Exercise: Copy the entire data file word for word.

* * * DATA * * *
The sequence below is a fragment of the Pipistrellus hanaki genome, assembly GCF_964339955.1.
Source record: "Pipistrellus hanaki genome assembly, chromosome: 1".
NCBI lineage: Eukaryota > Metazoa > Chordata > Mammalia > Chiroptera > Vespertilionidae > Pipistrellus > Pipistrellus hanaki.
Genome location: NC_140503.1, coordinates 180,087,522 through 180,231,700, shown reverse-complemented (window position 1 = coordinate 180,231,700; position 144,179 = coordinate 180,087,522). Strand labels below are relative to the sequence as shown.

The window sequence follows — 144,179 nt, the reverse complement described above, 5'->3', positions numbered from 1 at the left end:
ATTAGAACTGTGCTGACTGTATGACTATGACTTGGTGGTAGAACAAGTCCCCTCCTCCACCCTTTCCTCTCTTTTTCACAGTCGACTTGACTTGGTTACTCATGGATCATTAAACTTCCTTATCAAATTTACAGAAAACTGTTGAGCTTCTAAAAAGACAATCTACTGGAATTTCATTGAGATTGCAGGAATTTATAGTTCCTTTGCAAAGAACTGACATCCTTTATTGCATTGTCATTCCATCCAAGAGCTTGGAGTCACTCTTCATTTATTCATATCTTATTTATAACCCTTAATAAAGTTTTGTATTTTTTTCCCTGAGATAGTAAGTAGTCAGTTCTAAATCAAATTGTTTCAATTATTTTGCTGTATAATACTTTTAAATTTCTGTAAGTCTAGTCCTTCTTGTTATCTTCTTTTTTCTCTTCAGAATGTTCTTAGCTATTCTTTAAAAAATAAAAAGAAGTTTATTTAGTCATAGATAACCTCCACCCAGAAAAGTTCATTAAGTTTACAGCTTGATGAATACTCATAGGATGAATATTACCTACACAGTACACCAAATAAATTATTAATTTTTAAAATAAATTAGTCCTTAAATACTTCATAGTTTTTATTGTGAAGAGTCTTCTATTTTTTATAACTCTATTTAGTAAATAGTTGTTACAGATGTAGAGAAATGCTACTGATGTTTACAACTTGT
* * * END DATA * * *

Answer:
The sequence below is a fragment of the Pipistrellus hanaki genome, assembly GCF_964339955.1.
Source record: "Pipistrellus hanaki genome assembly, chromosome: 1".
NCBI lineage: Eukaryota > Metazoa > Chordata > Mammalia > Chiroptera > Vespertilionidae > Pipistrellus > Pipistrellus hanaki.
Genome location: NC_140503.1, coordinates 180,087,522 through 180,231,700, shown reverse-complemented (window position 1 = coordinate 180,231,700; position 144,179 = coordinate 180,087,522). Strand labels below are relative to the sequence as shown.

The window sequence follows — 144,179 nt, the reverse complement described above, 5'->3', positions numbered from 1 at the left end:
ATTAGAACTGTGCTGACTGTATGACTATGACTTGGTGGTAGAACAAGTCCCCTCCTCCACCCTTTCCTCTCTTTTTCACAGTCGACTTGACTTGGTTACTCATGGATCATTAAACTTCCTTATCAAATTTACAGAAAACTGTTGAGCTTCTAAAAAGACAATCTACTGGAATTTCATTGAGATTGCAGGAATTTATAGTTCCTTTGCAAAGAACTGACATCCTTTATTGCATTGTCATTCCATCCAAGAGCTTGGAGTCACTCTTCATTTATTCATATCTTATTTATAACCCTTAATAAAGTTTTGTATTTTTTTCCCTGAGATAGTAAGTAGTCAGTTCTAAATCAAATTGTTTCAATTATTTTGCTGTATAATACTTTTAAATTTCTGTAAGTCTAGTCCTTCTTGTTATCTTCTTTTTTCTCTTCAGAATGTTCTTAGCTATTCTTTAAAAAATAAAAAGAAGTTTATTTAGTCATAGATAACCTCCACCCAGAAAAGTTCATTAAGTTTACAGCTTGATGAATACTCATAGGATGAATATTACCTACACAGTACACCAAATAAATTATTAATTTTTAAAATAAATTAGTCCTTAAATACTTCATAGTTTTTATTGTGAAGAGTCTTCTATTTTTTATAACTCTATTTAGTAAATAGTTGTTACAGATGTAGAGAAATGCTACTGATGTTTACAACTTGT